Tali Digital showcased its revamped look and branding, which is in celebration of the company’s ten year anniversary in the branding industry, at FESPA Africa, previously Sign Africa, which took place from 2-4 July at Gallagher Convention Centre.

Tali was established in June 2004 with two staff members. The company started as a CD and DVD silkscreen printing and duplication service but evolved into a fully-fledged digital printing company.

Founder and Owner, Orlando de Abreu said, ‘Over the years we have perfected what we do and have given our business greater focus. With the need to communicate this to our new and existing clients, we have launched a new CI and Brand Identity which we revealed at Markex 2014.’

De Abreu commented on starting the business, ‘The first few months were quite challenging but there’s nothing like the deep end to learn to swim. It was something special for me to watch a machine all of a sudden start to print a colour image by the simple click of a mouse.’
In November 2006, a few months after the purchase of Tali’s first dye-based machine, the company bought its second Eco solvent machine. This was the turning point for Tali and from then on they ploughed all their energy into the digital print solutions market. 

For the first few years Tali operated out of de Abreu’s home. In 2007, the company moved to an office space and with the move came growth and a renewed energy for the direction they were headed in. The staff count grew to five and de Abreu’s wife Carla also joined the business.  

‘I have been very blessed to have a very supportive wife who had so much faith in me that she joined me in late 2006. Neither of us have looked back, well maybe once or twice to make sure the object being thrown at me was not too sharp,’ said de Abreu.
By 2008, Tali had out grown the 72 Square metre premises, so the company moved to a new mini factory of 240 square metres. To keep up with demand, De Abreu employed more staff members.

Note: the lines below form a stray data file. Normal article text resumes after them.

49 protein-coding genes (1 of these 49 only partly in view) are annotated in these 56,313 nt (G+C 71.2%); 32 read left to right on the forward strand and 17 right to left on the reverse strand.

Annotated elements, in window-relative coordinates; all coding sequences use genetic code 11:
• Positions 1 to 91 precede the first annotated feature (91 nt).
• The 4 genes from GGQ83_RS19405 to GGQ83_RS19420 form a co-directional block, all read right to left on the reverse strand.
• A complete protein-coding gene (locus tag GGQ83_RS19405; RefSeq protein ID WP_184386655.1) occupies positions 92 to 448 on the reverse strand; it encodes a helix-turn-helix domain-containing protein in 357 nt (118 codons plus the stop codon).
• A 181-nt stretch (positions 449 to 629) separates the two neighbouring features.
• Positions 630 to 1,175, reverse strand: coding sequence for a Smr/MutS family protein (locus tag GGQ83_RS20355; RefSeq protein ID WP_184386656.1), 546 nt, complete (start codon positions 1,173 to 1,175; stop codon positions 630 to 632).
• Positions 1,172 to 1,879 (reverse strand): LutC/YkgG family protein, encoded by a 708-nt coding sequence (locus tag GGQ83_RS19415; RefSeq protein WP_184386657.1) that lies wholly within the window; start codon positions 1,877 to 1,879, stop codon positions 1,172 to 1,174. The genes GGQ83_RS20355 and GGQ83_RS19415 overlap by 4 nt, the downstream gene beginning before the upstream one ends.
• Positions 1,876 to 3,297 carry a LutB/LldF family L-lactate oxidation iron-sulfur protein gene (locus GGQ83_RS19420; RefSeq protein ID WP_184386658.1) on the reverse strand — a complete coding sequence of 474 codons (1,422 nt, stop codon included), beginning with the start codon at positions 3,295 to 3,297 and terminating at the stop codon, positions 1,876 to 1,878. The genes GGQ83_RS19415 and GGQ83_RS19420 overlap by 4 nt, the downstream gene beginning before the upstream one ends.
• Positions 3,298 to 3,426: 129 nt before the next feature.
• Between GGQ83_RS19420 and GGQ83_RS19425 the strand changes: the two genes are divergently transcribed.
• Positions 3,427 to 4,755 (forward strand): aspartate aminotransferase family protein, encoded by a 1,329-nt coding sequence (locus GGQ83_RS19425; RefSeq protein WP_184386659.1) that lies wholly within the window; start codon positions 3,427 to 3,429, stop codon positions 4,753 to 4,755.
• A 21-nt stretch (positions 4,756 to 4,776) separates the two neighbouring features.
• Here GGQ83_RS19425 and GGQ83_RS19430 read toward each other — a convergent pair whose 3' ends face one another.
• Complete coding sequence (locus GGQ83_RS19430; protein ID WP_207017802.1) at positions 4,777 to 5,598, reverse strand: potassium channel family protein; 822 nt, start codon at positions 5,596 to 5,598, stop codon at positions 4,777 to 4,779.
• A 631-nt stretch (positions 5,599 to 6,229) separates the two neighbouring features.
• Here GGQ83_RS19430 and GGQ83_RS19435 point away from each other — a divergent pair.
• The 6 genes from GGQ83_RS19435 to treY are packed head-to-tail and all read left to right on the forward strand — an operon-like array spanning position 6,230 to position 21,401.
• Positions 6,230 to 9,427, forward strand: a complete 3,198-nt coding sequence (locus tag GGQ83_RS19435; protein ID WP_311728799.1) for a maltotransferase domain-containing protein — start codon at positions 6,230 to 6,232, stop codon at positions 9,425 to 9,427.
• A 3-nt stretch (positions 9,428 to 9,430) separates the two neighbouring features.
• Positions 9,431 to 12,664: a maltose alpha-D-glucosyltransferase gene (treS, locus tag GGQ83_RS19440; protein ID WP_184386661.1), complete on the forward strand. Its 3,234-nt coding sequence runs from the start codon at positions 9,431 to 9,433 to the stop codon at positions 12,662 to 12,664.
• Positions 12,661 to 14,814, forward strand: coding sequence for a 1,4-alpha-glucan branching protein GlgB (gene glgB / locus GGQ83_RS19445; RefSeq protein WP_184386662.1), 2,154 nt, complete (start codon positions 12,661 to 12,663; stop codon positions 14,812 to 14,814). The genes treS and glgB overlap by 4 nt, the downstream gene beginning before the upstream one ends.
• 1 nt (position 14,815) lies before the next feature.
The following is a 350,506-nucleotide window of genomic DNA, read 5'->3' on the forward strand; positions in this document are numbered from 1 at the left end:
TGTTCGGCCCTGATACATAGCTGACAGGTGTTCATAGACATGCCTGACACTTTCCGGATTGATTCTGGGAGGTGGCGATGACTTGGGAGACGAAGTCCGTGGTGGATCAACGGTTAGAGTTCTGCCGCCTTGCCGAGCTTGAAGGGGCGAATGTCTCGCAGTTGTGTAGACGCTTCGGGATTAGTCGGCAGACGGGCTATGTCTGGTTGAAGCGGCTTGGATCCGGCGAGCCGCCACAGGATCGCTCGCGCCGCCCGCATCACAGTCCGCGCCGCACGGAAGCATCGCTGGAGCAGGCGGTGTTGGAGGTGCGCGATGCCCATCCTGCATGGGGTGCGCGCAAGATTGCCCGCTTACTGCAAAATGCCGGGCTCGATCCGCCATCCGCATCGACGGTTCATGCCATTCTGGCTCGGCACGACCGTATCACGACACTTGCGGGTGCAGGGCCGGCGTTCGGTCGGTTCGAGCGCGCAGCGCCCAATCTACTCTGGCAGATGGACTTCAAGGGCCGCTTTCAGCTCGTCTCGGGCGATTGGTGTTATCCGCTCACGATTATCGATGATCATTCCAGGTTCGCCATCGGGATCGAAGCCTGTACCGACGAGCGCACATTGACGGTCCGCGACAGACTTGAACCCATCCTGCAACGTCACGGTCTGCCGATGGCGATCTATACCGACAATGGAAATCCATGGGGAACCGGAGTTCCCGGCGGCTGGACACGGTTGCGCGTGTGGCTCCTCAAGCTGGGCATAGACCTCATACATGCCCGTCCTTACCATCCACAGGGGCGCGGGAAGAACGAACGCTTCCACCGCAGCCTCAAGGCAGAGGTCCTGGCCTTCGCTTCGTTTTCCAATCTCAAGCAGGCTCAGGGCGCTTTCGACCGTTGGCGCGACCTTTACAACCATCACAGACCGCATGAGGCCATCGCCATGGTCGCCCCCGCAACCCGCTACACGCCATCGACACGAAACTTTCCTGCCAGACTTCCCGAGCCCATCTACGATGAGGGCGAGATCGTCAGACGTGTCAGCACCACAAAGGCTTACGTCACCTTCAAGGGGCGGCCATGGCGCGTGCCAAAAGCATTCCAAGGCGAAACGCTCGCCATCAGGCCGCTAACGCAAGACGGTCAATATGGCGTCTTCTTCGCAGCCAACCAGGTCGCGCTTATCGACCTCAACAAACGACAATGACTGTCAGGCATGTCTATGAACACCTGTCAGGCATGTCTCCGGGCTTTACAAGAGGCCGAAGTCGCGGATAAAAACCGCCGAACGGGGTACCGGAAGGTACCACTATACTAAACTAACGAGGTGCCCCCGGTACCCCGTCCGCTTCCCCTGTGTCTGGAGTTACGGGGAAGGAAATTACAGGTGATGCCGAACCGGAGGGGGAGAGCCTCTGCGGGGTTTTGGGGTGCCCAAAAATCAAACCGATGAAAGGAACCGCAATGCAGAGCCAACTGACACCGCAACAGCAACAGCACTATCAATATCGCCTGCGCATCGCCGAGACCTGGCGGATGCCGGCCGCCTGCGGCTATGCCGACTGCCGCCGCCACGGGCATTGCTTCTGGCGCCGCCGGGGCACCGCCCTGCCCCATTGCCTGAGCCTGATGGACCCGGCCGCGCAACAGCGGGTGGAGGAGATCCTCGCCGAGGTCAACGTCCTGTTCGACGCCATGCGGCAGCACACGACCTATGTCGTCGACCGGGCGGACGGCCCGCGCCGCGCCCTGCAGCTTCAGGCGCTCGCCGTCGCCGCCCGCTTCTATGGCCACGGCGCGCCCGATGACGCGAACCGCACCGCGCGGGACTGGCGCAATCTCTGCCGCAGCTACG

In 2009, Tali bought its first Grand Format machine, a 3.2m billboard printer. De Abreu wanted the company to be prepared for, and take advantage of, the excessive amounts of print volumes that would need to be met in preparation for the FIFA World Cup 2010. They also installed a high frequency welding machine enabling them to convert all banners in house and an automated eyelet machine to meet the required short deadlines.
The following year (2010), Tali moved to bigger premises and then moved again into what is now their current facilities with advanced technology, complete with printing environment requirements, including liquid thrown self-levelling floors, specialised extraction, air-conditioning and a back-up generator.

With the extra space available, de Abreu acquired more machines and employed more staff to further increase their service and product offerings. A three metre wide Direct to Fabric Digital dye Sublimation printing offering was added to the service portfolio together with an in-house stitching department. This enabled them to work within shorter lead-times on the completion of all soft signage requirements such as flags, banners, media walls, telescopics, shark fins and gazebos. Tali also launched its own in-house brand of Alutex Textile tensioning systems.
The company acquired an Océ 550 GT UV Flatbed machine, which allows for printing directly to almost any substrate like cortex, komartex, glass, Re-board and point of sale as well as the printing  of white digitally onto clear substrates such as Plexi, which widens the scope of branding options for clients. 

With the installation of the flatbed came the necessity to put in an automated cutting table which allows the delivery of work that is manufactured and cut to accurate specifications consistently, with virtually no errors. The benefit of a flatbed is that finished product is always consistent. It also makes it possible to meet tight deadlines and convert orders faster. 

‘We are a solutions driven company, we ask the right questions and most of the time think of challenges that the client themselves may not have picked up on. We are extremely passionate about what we do and look forward to our future growth,’ concluded de Abreu.